FIG. 2 illustrates a high level flow diagram of detecting errors and submitting repair orders in accordance with aspects of the embodiments. After the start 201 a base cost and a confidence is associated with each error type 202. When an error type occurrence is detected 203, a detected error is created based on the error type that occurred 204 and then used to update the detected error collection 206. Repair orders are created based on the detected errors in the detected error collection 205. The process then loops back to detecting the occurrence of an error type 203. The issuance of repair orders 205 can also be performed in a separate process flow.

FIG. 3 illustrates a high level flow diagram of detecting repairs 302 and updating a detected error collection 303 in accordance with aspects of the embodiments. As discussed above, repairs can be detected when a repair is reported, via inference, or by monitoring. Regardless of how a repair is detected, the detected error collection should be updated so repair orders are not issued for an error type occurrence that has been corrected. The process repeats by going back to detecting errors 302.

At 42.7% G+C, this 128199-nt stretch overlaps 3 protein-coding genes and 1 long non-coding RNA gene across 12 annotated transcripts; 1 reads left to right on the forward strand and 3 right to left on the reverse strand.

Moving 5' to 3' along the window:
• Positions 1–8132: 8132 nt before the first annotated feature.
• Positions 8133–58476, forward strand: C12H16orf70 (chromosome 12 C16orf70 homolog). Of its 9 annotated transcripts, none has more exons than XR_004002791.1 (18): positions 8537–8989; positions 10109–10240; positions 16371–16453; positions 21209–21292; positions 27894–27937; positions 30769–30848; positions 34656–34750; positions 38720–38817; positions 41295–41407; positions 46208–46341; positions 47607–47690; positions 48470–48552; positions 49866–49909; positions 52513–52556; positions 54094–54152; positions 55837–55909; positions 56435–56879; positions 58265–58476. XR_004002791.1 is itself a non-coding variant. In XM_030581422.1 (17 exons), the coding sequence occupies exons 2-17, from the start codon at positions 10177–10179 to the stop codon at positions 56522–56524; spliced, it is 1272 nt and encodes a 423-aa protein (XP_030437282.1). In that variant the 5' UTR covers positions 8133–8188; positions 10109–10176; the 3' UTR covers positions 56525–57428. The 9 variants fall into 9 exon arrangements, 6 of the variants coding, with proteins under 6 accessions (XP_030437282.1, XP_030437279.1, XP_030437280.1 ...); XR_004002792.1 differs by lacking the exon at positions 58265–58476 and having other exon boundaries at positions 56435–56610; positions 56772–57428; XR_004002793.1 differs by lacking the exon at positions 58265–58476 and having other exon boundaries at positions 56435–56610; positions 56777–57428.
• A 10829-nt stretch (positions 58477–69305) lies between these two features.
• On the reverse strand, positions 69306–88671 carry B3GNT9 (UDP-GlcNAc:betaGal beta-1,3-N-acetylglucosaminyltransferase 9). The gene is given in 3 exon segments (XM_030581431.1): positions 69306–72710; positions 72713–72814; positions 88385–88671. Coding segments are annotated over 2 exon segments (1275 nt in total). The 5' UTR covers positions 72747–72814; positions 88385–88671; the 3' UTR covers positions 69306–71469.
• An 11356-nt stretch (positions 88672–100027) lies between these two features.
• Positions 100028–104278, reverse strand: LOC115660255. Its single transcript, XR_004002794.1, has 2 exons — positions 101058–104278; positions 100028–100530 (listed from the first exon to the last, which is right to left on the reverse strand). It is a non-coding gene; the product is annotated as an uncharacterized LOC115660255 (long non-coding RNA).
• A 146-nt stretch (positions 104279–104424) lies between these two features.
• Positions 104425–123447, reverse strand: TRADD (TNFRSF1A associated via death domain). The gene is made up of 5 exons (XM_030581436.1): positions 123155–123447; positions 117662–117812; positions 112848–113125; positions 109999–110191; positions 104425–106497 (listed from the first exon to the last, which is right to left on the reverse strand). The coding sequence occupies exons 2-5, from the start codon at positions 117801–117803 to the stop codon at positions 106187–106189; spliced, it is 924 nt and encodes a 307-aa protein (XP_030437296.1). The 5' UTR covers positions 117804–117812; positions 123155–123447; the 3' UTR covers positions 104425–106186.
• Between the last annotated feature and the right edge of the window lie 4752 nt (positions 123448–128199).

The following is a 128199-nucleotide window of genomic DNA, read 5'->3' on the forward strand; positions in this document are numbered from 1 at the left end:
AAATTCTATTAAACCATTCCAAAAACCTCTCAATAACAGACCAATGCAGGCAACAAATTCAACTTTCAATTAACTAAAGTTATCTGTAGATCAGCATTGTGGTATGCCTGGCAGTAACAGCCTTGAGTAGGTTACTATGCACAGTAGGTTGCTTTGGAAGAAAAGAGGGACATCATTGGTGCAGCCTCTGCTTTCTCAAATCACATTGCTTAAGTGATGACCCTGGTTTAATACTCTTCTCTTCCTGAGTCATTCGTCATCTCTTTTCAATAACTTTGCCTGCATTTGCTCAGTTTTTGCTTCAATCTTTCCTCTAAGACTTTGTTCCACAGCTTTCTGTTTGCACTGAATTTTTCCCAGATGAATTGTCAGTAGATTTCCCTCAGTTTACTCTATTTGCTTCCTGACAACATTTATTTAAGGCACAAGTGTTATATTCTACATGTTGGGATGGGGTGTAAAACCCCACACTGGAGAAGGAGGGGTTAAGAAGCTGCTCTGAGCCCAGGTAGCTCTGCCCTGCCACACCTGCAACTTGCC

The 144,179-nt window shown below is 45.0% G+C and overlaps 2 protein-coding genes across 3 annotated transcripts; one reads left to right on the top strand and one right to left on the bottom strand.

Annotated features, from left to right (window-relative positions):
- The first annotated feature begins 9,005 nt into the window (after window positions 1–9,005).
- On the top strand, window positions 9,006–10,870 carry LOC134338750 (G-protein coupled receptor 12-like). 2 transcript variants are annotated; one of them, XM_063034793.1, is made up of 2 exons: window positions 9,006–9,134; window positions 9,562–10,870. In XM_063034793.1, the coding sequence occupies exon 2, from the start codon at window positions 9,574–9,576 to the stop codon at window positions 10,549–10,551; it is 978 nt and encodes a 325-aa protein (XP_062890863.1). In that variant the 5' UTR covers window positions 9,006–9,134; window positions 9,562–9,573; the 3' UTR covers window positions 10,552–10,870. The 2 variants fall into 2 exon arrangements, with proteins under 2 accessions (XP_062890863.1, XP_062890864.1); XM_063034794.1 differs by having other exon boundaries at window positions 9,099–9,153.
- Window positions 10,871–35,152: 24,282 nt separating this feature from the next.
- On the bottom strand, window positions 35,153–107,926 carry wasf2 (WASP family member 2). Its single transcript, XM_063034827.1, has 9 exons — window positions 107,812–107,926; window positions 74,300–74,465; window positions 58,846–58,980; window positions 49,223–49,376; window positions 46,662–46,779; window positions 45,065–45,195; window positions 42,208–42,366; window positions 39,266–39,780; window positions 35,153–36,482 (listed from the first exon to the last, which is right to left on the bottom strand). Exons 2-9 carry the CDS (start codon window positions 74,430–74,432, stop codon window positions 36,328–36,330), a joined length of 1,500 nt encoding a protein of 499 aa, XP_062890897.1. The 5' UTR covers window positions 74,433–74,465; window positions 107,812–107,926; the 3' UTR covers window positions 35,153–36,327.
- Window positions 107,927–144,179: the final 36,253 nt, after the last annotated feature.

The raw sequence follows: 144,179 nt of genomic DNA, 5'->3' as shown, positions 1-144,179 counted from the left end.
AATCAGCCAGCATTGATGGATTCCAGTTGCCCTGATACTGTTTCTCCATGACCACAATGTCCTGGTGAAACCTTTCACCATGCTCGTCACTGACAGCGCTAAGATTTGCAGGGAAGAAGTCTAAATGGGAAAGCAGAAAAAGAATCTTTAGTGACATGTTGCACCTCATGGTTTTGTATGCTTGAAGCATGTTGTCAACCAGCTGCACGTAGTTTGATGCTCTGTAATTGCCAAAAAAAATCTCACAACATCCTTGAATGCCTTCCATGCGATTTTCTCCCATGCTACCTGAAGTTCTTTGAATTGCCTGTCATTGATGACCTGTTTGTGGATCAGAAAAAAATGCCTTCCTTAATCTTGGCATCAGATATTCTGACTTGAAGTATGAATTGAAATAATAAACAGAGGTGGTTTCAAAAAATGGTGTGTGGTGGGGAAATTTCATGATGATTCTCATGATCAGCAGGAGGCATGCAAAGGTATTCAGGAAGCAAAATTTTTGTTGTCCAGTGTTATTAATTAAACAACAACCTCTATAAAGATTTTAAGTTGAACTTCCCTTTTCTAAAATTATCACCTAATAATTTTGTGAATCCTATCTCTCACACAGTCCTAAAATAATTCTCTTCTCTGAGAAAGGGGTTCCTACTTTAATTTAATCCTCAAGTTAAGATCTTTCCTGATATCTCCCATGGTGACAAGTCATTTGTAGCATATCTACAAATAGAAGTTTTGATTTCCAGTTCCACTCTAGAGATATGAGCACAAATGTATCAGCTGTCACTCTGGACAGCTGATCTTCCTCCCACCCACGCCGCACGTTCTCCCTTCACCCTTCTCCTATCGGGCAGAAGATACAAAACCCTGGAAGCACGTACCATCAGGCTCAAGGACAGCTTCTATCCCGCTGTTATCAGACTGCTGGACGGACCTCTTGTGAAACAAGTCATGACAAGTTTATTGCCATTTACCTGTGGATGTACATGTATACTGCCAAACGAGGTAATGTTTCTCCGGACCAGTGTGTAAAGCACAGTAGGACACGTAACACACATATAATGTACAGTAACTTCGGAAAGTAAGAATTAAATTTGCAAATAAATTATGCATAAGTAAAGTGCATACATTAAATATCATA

FIG. 4 illustrates a high level flow diagram of detecting errors and submitting repair orders in accordance with aspects of the embodiments. FIG. 4 differs from FIG. 2 in only two areas. A cascade map is produced 401 after the start 201 and repair orders are created based on cascade costs 402 rather than actual costs.

FIG. 5 illustrates a high level flow diagram of updating the confidences associated with error types in accordance with an aspect of an embodiment. After the start 501 the repair orders associated with each error type are tracked 502. Error types are associated with repair order because an error type occurrence results in a detected error that can result in a repair order and perhaps in a repair. Repairs are detected 503 and then repairs, repair orders, and error types are correlated 504. The confidences associated with the error types can then be updated 505 based on the correlations. The process repeats by looping back to tracking repair orders 502.

FIG. 6 illustrates a high level flow diagram of updating an error cascade map in accordance with an aspect of an embodiment. After the start 601, errors can be detected 602 and then correlated 603 with previously detected errors. The correlation can be used to update the cascade map 604 before the process loops back to detecting errors 602. Notice that the error cascade map can also be maintained by interrogating the detected error collection. However, the detected error collection is not guaranteed to have an accurate and comprehensive assemblage of all the errors that have occurred.